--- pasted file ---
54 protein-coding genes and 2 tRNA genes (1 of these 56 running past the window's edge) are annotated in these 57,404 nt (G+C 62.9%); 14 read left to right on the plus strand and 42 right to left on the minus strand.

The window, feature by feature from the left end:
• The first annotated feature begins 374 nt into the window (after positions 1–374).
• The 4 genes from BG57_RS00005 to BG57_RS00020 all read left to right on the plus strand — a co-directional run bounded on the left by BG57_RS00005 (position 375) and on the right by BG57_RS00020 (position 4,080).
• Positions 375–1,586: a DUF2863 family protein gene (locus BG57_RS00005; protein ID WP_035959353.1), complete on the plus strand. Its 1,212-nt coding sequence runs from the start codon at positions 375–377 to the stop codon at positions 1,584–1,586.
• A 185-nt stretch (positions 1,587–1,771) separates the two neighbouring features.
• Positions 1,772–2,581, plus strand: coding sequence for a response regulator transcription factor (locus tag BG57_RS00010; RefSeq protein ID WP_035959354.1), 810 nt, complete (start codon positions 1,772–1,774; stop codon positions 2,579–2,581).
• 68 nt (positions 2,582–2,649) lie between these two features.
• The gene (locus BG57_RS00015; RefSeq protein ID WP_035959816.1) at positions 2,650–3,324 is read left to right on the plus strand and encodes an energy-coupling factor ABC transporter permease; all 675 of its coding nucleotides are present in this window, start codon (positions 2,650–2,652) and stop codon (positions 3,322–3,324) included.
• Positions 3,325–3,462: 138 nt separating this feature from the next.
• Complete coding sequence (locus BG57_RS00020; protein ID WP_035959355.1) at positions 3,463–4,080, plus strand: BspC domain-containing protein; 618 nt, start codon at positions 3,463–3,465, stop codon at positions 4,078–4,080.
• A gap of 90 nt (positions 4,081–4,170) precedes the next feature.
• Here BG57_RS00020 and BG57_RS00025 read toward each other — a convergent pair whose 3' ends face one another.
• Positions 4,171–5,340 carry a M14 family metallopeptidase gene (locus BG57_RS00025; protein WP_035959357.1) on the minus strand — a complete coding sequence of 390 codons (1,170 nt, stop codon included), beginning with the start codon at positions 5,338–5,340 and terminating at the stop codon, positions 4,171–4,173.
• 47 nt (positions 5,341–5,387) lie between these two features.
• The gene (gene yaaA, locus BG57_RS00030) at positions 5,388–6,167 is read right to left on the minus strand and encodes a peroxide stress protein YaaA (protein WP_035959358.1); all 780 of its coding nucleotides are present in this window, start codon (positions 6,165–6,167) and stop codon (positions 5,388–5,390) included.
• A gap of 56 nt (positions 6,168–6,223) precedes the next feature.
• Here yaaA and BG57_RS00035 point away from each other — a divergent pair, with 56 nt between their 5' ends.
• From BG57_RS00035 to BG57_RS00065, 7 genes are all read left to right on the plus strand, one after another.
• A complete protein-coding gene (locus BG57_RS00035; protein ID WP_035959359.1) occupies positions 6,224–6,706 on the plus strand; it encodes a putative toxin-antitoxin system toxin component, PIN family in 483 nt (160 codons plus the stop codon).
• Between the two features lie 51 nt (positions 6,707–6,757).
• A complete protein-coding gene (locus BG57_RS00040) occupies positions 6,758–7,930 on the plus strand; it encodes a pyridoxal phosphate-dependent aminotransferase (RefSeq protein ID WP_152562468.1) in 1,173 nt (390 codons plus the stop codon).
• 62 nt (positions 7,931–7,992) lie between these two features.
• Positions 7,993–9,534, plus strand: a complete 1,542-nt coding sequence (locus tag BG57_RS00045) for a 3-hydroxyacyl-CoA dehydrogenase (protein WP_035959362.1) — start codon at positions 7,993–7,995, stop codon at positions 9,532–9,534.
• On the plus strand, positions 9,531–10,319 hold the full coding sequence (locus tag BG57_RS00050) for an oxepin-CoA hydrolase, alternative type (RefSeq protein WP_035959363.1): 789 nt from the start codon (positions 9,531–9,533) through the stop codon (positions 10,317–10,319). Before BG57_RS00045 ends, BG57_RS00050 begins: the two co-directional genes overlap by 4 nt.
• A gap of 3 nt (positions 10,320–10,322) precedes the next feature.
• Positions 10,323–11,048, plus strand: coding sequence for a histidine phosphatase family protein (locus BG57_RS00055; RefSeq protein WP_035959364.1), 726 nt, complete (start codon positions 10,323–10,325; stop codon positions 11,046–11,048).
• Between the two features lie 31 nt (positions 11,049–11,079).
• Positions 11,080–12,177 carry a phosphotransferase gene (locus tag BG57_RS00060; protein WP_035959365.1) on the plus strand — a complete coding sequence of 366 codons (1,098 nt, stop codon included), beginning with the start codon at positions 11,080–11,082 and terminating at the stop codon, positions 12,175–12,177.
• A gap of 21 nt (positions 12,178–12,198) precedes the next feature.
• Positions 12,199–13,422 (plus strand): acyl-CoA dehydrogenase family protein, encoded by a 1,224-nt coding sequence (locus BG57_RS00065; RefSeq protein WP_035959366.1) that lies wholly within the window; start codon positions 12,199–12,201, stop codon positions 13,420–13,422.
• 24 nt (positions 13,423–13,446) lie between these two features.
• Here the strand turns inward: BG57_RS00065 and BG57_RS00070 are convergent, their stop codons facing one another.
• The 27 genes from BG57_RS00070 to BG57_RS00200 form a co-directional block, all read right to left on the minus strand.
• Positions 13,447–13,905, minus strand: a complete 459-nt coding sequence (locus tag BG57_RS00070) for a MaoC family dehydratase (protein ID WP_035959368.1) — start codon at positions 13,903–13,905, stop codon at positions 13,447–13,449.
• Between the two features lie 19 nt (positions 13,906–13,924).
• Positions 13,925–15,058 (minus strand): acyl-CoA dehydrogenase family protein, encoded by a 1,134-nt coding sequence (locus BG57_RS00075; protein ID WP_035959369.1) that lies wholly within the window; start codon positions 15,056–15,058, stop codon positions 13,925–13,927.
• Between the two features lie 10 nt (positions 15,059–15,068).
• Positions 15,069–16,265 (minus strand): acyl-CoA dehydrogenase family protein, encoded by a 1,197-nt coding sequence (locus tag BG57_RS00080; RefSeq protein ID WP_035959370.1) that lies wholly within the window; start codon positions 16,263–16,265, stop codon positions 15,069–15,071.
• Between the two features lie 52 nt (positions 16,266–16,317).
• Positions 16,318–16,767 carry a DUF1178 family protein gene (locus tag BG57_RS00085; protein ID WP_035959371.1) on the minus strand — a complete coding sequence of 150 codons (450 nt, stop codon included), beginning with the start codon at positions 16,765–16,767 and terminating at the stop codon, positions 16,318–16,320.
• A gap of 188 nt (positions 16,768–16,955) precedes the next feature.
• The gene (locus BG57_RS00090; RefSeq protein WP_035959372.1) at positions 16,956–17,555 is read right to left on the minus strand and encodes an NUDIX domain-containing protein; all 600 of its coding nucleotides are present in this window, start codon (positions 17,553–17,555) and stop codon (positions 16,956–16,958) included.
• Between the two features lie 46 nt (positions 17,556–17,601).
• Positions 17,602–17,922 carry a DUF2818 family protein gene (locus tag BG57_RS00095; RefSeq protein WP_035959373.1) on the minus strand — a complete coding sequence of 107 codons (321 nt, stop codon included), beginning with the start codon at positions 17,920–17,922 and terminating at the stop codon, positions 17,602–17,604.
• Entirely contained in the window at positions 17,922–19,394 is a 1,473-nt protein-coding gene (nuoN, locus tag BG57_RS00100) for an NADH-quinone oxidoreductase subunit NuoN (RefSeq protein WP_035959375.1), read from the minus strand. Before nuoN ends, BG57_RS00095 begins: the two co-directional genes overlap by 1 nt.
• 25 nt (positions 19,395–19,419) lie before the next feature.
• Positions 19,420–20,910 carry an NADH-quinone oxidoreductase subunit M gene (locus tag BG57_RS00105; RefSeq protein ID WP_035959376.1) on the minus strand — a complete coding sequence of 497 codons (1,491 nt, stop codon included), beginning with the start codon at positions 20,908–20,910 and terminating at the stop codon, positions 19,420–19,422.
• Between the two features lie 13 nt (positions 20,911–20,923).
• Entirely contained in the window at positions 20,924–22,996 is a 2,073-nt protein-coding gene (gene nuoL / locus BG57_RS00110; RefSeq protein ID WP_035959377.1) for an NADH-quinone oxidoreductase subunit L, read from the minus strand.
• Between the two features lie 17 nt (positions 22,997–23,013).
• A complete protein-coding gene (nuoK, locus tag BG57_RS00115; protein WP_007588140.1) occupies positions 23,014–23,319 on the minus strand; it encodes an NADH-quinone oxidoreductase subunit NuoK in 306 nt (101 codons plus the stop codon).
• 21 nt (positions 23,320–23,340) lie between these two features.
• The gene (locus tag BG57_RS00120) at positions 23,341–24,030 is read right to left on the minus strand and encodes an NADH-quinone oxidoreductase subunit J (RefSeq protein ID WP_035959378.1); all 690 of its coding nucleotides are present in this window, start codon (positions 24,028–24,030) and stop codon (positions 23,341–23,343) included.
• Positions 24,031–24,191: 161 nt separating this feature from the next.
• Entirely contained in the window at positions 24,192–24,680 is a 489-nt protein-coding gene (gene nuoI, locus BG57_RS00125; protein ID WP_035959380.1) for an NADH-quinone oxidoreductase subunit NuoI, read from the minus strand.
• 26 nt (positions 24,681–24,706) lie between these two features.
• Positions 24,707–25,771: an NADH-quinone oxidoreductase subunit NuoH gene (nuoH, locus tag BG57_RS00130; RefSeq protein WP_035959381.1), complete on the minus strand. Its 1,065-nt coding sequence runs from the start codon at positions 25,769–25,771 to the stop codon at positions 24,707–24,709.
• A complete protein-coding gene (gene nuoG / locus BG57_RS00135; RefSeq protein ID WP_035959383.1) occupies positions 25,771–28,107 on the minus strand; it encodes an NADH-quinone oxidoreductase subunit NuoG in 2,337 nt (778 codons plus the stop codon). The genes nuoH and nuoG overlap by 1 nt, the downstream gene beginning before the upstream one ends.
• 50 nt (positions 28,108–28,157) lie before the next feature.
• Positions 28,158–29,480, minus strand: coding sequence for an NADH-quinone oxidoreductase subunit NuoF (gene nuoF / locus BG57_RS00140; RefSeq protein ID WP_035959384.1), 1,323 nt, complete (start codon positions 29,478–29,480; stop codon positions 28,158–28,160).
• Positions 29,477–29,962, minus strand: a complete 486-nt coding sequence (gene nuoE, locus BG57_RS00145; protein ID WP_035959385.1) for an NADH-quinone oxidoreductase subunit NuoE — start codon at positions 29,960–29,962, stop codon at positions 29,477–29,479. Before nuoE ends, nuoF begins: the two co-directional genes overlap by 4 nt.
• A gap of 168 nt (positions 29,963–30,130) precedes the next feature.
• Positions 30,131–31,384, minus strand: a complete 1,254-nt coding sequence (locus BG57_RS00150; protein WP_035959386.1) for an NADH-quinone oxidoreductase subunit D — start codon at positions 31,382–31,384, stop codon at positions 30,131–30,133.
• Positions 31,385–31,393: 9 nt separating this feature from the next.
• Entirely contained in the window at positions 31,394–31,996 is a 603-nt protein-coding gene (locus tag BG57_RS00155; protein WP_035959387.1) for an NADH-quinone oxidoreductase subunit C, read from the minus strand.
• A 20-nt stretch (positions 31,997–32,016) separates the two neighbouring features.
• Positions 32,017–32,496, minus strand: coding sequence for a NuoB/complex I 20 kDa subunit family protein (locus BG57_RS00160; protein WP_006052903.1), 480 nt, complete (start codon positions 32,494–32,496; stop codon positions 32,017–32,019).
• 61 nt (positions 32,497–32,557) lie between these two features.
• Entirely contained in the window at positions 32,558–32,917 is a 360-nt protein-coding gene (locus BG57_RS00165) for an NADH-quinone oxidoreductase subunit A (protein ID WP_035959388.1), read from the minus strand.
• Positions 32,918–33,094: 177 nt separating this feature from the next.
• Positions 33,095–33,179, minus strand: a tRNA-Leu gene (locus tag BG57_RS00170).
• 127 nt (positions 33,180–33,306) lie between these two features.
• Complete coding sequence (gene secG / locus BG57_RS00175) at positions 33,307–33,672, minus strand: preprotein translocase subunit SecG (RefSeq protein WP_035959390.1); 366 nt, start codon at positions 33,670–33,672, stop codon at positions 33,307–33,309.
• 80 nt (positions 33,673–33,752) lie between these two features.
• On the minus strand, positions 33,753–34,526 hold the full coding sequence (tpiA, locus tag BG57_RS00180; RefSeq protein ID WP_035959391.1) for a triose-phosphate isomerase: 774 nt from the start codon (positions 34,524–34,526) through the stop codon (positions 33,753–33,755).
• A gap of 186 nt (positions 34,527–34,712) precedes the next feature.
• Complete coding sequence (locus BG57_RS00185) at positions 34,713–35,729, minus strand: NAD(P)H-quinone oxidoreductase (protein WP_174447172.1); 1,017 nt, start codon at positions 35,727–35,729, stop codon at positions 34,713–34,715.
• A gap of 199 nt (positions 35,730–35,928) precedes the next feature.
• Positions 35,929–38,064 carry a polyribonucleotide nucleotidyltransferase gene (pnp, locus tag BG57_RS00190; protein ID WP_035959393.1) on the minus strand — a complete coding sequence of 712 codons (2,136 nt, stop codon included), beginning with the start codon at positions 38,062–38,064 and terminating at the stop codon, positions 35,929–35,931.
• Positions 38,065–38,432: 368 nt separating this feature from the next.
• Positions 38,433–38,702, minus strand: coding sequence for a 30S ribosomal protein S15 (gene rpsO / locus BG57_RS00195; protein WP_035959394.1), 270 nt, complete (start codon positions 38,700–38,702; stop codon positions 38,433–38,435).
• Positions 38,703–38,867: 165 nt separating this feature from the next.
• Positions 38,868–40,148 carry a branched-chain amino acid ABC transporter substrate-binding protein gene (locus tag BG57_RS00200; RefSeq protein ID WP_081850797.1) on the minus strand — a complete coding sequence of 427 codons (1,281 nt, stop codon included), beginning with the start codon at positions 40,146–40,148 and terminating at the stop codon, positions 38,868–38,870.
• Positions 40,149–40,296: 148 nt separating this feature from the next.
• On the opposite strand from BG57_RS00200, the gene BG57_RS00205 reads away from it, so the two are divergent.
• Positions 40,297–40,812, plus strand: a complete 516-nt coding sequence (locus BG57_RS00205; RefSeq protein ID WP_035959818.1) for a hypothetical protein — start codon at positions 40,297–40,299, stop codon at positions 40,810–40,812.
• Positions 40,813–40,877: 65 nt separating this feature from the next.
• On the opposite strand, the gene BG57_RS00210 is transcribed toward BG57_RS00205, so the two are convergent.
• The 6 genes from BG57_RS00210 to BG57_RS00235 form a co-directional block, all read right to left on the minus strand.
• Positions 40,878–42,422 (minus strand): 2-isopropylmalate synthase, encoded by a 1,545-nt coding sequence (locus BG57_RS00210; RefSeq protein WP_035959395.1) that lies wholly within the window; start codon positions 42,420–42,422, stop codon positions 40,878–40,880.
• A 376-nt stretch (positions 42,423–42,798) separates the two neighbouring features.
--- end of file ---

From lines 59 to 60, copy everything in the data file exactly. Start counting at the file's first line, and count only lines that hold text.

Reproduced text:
• A complete protein-coding gene (gene nuoG / locus BG57_RS00135; RefSeq protein ID WP_035959383.1) occupies positions 25,771–28,107 on the minus strand; it encodes an NADH-quinone oxidoreductase subunit NuoG in 2,337 nt (778 codons plus the stop codon). The genes nuoH and nuoG overlap by 1 nt, the downstream gene beginning before the upstream one ends.
• 50 nt (positions 28,108–28,157) lie before the next feature.